Michael Mason, director of restaurants & bars for the property, noted that it’s an interesting time for in-room dining. “There are a lot of hotels who are killing it altogether, and others are leaning in as hard as we can to give something special and unique,” he said. When it came to the property’s F&B offering, the hotel looked to the venue’s former occupation as an athletic club. “We wanted to do something that would fit with the aesthetic of the hotel; which is an old former athletic club,” he said.

But while the hotel wanted to offer something distinctively local—and healthy—for guests, it also wanted to offer comfort food. “Some people need different things when they’re staying with us, and we try to balance as many healthy options as possible with the staples of what people may want after they’ve been out for a night drinking,” Mason said.

Enter Shake Shack—a nationwide chain known for cheeseburgers and fries, but also for incorporating local ingredients into its menu. “We thought it would be really great for this to be the only place in the world where you can get Shake Shack delivered to your bed hot off the grill,” Mason said. “We wanted to innovate and have something where we would be able to say, ‘This is a unique thing that you can only get here.’”

Feedback from guests has been positive. “People come specifically for it,” Mason said.

Similarly, the hotel has opened Fairgrounds, a coffee shop that serves various roasters from across the country. Guests have the option of sampling an unknown coffee or a hometown staple—or they can get a flight that includes a mix. Mason said the next step is figuring out “how to set something up to get this to our in-room dining guests and how to use it in event spaces.”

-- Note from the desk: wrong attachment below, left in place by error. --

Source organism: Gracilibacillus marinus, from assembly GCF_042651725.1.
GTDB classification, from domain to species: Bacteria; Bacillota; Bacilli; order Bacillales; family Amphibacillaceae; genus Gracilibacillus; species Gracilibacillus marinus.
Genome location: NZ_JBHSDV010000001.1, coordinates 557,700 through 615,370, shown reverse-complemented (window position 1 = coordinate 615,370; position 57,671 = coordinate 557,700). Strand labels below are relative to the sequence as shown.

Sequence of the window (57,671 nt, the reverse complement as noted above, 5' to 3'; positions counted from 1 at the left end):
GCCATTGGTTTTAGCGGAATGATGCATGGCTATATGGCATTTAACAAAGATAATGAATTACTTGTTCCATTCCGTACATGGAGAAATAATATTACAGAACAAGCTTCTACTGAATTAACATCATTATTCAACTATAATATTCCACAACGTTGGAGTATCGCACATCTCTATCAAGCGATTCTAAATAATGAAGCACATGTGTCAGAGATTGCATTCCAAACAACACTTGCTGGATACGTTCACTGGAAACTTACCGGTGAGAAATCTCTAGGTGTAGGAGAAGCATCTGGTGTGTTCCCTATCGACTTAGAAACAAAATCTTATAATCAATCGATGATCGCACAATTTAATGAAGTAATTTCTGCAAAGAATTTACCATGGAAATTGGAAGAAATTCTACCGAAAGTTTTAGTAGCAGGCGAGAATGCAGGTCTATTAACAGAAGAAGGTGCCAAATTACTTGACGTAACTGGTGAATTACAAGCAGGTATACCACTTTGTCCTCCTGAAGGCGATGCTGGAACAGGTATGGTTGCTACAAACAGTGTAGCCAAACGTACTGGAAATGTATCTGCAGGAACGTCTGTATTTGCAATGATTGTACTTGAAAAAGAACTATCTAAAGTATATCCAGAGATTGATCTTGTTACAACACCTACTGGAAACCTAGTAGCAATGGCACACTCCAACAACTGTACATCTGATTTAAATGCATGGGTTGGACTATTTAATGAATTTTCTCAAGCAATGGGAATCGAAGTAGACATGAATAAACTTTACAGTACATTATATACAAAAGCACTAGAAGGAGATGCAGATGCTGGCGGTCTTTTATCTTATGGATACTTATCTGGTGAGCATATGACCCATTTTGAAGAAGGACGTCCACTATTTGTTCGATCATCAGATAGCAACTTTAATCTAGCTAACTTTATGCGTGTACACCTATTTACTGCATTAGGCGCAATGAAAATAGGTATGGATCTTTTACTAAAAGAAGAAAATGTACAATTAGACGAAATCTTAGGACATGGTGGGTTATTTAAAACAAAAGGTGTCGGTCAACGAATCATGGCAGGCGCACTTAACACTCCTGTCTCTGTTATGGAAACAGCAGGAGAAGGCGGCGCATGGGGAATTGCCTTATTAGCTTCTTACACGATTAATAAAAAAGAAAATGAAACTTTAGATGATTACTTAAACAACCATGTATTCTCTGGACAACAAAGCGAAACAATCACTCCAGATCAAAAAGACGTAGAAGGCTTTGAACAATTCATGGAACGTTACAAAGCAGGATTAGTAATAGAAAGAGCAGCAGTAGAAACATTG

Of course, in-room dining isn’t just about what meals guests can order from the property. For extended-stay guests, it’s about what they can cook in their rooms. Similar to Hyatt Centric, Hawthorn Suites by Wyndham recently piloted a program with leading online grocers Peapod and Instacart at eight properties to give guests the ability to order food via services they’re used to. In addition to their most-wanted grocery items, guests can also order ingredients for Homemade @ Hawthorn recipes, the brand’s in-room, chef-driven cooking program serving up seasonal recipes.

Larry Hambro, VP, brand operations, Hawthorn Suites by Wyndham, noted, “When you’re on the road for weeks or months at a time, a hotel stay isn’t a business trip or a vacation—it’s life. Convenience is key, and we’re always finding ways to help travelers easily stick to their routines so they feel more at home. With this in mind, it was only natural to take our existing in-room cooking program, Homemade @ Hawthorn, and blend it with an easy, accessible and increasingly familiar method for long-term guests to get groceries without hunting for the nearest store.”

He noted that more and more Americans are shopping for groceries online—nearly 25% of American families and one out of every 10 millennials and Gen Xers use these services. “By recognizing and leveraging the popularity and ease of this trend, we’re helping our guests live on the road like they live at home. Doing this with industry leaders like Peapod and Instacart tells travelers how seriously we take this—we want to work with the best in the field so our guests feel that much more confident about using the service,” he said.

“It’s also a wonderful way to provide our guests with the ingredients for our signature recipes, giving them the power of selection and familiarity, along with the convenience of delivery,” he said.

Mandelbaum noted that in-room dining revenue, along with minibar sales, have yet to recover to their pre-recession levels at the average U.S. hotel that offers these services, and the lower price points of new room service menus as well as the loss of revenue from outsourcing to local restaurants—hotels still receive a commission—means it’s unlikely to get back to those levels in the immediate future. However, he said, “Given the cost savings, hotels may have a better opportunity to make a profit in this area going forward.” HB